Banned from Telemarketing for Five Years
A federal judge has ordered a magazine subscription seller to pay a civil penalty of more than $5.4 million and give up more than $1.6 million of his ill-gotten gains for violating a 1996 Federal Trade Commission consent order and the FTC’s Telemarketing Sales Rule (TSR). This is the largest civil penalty the Federal Trade Commission has ever obtained for a violation of a consent order in a consumer protection matter.
“The FTC expects full compliance with its orders, period,” said Lydia Parnes, Director of the FTC’s Bureau of Consumer Protection. “This case demonstrates that the Commission will prosecute those who flout its orders and deceive consumers.”
Based on an FTC complaint filed by the U.S. Department of Justice, the court entered a judgment against Richard L. Prochnow of Atlanta. The court had found that Prochnow violated the consent order through his ownership and control of Direct Sales International (DSI), which either directly or through its dealers: (1) failed to disclose or misled consumers regarding the cost of magazine packages and individual magazines; and (2) made weekly cost representations even though consumers could not make weekly payments for the magazine packages.
The court also held Prochnow liable for DSI’s failure to tell consumers that their credit cards would be billed for membership in a buying club unless they called within thirty days to cancel, and its failure to provide consumers with information that would enable them to cancel, in violation of the TSR. The court further found Prochnow liable for false statements to consumers that publishers were paid in advance for magazines, which the Court found to be a violation of the TSR.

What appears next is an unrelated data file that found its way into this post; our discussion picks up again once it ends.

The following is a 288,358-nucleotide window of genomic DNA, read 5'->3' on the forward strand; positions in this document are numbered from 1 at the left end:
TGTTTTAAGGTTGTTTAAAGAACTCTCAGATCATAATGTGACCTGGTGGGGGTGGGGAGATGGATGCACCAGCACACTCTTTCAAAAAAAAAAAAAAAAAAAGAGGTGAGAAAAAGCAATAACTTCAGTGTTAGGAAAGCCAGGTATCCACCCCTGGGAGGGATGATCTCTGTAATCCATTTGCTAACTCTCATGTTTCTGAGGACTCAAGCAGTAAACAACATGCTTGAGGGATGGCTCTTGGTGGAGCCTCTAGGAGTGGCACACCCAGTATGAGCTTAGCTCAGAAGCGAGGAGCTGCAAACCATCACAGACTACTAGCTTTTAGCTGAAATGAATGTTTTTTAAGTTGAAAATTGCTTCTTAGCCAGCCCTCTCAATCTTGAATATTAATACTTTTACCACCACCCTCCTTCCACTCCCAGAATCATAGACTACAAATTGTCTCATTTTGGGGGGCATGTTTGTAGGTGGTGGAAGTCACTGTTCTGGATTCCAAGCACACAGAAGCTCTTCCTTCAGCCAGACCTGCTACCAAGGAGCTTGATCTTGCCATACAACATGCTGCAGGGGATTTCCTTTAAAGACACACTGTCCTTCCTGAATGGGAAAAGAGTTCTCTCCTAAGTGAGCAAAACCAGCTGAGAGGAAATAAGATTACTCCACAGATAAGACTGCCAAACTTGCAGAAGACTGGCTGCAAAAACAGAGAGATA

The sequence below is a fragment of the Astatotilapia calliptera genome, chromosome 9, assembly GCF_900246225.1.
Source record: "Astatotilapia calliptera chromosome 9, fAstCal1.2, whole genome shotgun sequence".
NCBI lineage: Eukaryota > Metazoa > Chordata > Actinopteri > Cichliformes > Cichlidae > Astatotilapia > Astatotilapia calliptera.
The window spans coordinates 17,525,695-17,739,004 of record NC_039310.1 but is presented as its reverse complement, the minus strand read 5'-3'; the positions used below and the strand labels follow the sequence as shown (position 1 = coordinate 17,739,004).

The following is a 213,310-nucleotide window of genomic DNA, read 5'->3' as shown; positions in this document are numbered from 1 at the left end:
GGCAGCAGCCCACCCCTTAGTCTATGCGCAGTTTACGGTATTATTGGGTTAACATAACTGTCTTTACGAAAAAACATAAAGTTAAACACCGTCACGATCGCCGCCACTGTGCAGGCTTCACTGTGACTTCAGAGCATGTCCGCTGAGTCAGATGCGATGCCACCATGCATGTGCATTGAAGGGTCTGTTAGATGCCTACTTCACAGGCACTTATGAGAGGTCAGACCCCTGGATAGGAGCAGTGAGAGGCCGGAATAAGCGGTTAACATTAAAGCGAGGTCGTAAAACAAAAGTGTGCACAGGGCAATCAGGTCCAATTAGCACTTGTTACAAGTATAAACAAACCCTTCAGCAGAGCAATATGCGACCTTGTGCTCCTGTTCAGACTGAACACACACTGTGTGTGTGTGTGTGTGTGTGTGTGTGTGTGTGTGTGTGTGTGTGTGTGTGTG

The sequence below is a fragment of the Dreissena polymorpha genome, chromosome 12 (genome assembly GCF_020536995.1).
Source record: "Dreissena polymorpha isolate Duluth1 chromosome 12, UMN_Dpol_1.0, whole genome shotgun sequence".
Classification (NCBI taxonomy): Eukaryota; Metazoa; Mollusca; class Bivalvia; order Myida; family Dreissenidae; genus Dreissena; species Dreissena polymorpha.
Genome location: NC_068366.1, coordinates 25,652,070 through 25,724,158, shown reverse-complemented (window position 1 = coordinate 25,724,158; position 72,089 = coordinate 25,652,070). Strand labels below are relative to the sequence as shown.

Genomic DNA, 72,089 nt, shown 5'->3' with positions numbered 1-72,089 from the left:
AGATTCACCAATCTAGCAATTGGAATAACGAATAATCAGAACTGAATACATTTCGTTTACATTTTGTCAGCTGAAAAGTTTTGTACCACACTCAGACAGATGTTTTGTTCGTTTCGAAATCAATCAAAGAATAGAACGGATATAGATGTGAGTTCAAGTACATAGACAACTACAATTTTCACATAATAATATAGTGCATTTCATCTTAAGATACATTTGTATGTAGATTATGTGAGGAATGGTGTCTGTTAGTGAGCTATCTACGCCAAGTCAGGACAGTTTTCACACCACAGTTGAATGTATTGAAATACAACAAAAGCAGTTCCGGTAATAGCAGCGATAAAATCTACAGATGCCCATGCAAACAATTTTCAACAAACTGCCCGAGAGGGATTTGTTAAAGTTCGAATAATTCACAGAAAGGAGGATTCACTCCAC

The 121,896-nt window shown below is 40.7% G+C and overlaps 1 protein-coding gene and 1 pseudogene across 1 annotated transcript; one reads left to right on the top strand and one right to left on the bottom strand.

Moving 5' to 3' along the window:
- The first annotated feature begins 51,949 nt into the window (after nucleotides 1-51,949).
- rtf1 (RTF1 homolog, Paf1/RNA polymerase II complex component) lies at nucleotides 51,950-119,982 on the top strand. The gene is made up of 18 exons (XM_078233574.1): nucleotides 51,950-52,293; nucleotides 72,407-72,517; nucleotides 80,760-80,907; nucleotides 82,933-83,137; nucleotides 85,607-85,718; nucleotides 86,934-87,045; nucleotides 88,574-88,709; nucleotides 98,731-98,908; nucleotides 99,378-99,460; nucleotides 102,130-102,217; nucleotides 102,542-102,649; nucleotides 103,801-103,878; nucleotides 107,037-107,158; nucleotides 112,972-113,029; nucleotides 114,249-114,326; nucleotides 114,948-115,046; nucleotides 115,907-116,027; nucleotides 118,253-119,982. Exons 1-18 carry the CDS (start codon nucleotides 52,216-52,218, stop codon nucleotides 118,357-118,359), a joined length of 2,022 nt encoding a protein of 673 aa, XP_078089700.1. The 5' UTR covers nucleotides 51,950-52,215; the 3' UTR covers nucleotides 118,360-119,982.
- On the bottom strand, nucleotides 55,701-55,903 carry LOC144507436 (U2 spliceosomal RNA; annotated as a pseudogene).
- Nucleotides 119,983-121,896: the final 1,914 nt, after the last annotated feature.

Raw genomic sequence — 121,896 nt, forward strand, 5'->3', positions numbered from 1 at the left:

The court ordered that, with a few narrow exceptions, Prochnow may not own, control, manage, advise, or assist others engaged in a telemarketing business for five years. This ban does not apply to his ownership in Amerinet, a company that processes payments to telemarketers, and Hotdogger, an infomercial company, provided he does not exercise any control over the companies and places his interest in them in the custody and control of an independent third party approved by the court. During the next five years, he must provide the FTC with quarterly reports on his business dealings, and provide copies of the order to heads of non-publicly traded companies in which he has ownership.
In holding Prochnow personally liable for the violations, the court found that he had the authority to control the practices of DSI’s employees and those of the dealers selling magazine subscriptions pursuant to contracts with DSI. The violations of the consent order and the TSR occurred between April 1997 and January 2000, when Prochnow sold DSI. The consent order, which prohibited Prochnow from using deceptive practices to sell magazine subscriptions, had settled FTC charges against Prochnow, then doing business as DSI, and several other corporate and individual parties.
The court entered the judgment on July 31, 2006. The case was litigated in the U.S. District Court for the Northern District of Georgia, Atlanta Division.
Copies of the complaint and judgment are available from the FTC’s Web site at http://www.ftc.gov and from the FTC’s Consumer Response Center, Room 130, 600 Pennsylvania Avenue, N.W., Washington, D.C. 20580. The FTC works for the consumer to prevent fraudulent, deceptive, and unfair business practices in the marketplace and to provide information to help consumers spot, stop, and avoid them. To file a complaint in English or Spanish (bilingual counselors are available to take complaints), or to get free information on any of 150 consumer topics, call toll-free, 1-877-FTC-HELP (1-877-382-4357), or use the complaint form at http://www.ftc.gov/ftc/complaint.htm. The FTC enters Internet, telemarketing, identity theft, and other fraud-related complaints into Consumer Sentinel, a secure, online database available to thousands of civil and criminal law enforcement agencies in the U.S. and abroad.
(FTC File No. X02-0054)
Claudia Bourne Farrell
Office of Public Affairs
Office of Public Affairs
Bureau of Consumer Protection